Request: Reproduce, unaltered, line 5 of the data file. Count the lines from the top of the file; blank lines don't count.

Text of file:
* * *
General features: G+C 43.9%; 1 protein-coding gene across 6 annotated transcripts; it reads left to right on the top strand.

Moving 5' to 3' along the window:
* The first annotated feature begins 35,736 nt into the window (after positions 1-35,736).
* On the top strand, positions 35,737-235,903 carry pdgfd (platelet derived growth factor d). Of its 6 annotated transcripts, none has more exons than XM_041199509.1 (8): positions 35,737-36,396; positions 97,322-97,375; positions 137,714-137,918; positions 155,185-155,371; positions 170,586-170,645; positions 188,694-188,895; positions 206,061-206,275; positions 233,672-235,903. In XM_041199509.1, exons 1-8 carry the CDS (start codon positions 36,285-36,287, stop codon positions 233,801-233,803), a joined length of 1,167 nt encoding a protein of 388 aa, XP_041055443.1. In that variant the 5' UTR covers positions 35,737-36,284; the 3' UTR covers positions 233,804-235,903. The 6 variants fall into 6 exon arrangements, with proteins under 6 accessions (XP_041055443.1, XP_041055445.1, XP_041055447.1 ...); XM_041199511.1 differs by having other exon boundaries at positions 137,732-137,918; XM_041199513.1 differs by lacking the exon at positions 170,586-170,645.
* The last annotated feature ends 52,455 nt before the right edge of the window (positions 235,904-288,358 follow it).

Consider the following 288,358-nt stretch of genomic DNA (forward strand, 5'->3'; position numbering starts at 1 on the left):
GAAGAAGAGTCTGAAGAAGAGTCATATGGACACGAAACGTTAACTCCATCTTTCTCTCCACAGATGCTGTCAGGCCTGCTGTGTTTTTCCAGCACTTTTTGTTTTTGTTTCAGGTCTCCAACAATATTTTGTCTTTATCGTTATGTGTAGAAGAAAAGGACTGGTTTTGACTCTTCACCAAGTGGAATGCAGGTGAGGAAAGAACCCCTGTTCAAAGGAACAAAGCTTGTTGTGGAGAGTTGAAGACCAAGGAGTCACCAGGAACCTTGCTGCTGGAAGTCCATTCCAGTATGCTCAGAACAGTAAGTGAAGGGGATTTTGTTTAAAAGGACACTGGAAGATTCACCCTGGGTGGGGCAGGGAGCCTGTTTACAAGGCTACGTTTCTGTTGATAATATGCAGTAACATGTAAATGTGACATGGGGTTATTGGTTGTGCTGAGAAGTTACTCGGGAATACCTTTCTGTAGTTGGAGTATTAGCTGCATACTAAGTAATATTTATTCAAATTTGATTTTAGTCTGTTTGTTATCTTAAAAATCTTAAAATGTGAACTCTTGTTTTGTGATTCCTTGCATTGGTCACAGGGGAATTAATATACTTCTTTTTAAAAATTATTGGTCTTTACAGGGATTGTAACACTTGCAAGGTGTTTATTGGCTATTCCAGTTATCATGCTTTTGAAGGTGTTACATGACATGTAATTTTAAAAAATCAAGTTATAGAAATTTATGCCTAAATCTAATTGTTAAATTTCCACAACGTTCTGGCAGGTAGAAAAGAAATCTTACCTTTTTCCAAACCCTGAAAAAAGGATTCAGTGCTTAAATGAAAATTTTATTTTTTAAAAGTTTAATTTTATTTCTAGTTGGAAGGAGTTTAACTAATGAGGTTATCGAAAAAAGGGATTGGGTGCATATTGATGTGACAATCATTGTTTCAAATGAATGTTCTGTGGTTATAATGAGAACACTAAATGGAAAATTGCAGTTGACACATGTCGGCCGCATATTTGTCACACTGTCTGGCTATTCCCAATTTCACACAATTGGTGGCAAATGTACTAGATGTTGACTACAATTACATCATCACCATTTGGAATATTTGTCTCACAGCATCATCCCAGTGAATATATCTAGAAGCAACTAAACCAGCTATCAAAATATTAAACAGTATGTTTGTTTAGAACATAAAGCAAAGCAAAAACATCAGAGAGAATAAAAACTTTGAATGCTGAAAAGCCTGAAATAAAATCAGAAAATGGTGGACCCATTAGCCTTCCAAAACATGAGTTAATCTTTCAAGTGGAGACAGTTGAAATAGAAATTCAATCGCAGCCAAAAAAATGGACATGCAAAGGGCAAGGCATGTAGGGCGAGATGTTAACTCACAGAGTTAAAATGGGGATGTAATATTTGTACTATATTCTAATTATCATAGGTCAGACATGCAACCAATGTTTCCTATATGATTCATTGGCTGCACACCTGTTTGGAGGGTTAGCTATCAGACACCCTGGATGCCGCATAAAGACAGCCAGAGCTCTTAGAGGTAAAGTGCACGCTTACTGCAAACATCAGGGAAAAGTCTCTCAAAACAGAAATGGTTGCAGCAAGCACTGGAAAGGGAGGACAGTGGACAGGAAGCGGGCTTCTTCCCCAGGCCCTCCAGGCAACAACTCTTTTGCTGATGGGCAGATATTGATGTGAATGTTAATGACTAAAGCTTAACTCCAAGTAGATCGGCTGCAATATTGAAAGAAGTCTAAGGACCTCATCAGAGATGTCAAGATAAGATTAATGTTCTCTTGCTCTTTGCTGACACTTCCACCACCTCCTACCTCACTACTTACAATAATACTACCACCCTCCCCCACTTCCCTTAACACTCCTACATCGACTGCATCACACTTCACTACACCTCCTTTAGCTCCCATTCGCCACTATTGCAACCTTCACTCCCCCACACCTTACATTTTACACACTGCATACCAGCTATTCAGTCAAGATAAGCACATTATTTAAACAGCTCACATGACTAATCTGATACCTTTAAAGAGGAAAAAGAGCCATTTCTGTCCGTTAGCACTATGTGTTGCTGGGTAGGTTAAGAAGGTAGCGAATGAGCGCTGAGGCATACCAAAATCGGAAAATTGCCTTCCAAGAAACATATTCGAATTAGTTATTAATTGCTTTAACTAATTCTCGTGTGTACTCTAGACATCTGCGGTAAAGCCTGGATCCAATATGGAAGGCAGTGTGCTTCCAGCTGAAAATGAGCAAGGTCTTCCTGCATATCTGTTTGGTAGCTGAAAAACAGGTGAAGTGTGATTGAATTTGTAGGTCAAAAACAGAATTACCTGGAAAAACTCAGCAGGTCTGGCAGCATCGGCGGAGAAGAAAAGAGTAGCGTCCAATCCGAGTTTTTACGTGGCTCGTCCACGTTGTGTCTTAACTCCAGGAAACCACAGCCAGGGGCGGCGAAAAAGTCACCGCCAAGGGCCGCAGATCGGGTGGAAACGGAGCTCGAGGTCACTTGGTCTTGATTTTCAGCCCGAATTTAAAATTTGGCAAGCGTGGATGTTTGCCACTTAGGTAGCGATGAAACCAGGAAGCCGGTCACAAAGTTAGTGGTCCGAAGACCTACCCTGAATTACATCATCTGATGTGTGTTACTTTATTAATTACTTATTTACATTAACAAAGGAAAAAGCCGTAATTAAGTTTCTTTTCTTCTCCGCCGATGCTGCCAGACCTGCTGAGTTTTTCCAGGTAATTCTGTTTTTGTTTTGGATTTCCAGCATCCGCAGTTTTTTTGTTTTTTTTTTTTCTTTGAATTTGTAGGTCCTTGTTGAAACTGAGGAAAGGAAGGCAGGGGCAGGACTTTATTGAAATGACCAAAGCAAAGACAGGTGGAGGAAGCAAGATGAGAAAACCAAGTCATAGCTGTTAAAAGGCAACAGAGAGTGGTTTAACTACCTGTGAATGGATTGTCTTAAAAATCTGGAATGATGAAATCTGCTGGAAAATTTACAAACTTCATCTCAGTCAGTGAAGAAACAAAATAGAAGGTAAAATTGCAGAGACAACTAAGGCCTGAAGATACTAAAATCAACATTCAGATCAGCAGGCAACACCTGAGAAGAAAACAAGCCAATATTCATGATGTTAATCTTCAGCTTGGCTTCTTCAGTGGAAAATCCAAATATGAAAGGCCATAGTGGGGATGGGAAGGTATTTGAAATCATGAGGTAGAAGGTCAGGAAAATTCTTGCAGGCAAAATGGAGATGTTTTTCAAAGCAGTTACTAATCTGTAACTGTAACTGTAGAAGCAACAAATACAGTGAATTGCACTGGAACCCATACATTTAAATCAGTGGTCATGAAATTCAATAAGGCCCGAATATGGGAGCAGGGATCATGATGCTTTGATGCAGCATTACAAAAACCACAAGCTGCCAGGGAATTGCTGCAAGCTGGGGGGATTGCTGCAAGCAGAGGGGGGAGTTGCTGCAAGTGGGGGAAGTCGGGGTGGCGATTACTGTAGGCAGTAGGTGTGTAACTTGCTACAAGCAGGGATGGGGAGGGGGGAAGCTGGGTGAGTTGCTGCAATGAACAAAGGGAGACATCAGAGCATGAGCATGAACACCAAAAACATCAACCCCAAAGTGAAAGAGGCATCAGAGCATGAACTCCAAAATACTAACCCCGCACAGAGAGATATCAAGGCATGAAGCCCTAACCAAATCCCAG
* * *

* The last annotated feature ends 52,455 nt before the right edge of the window (positions 235,904-288,358 follow it).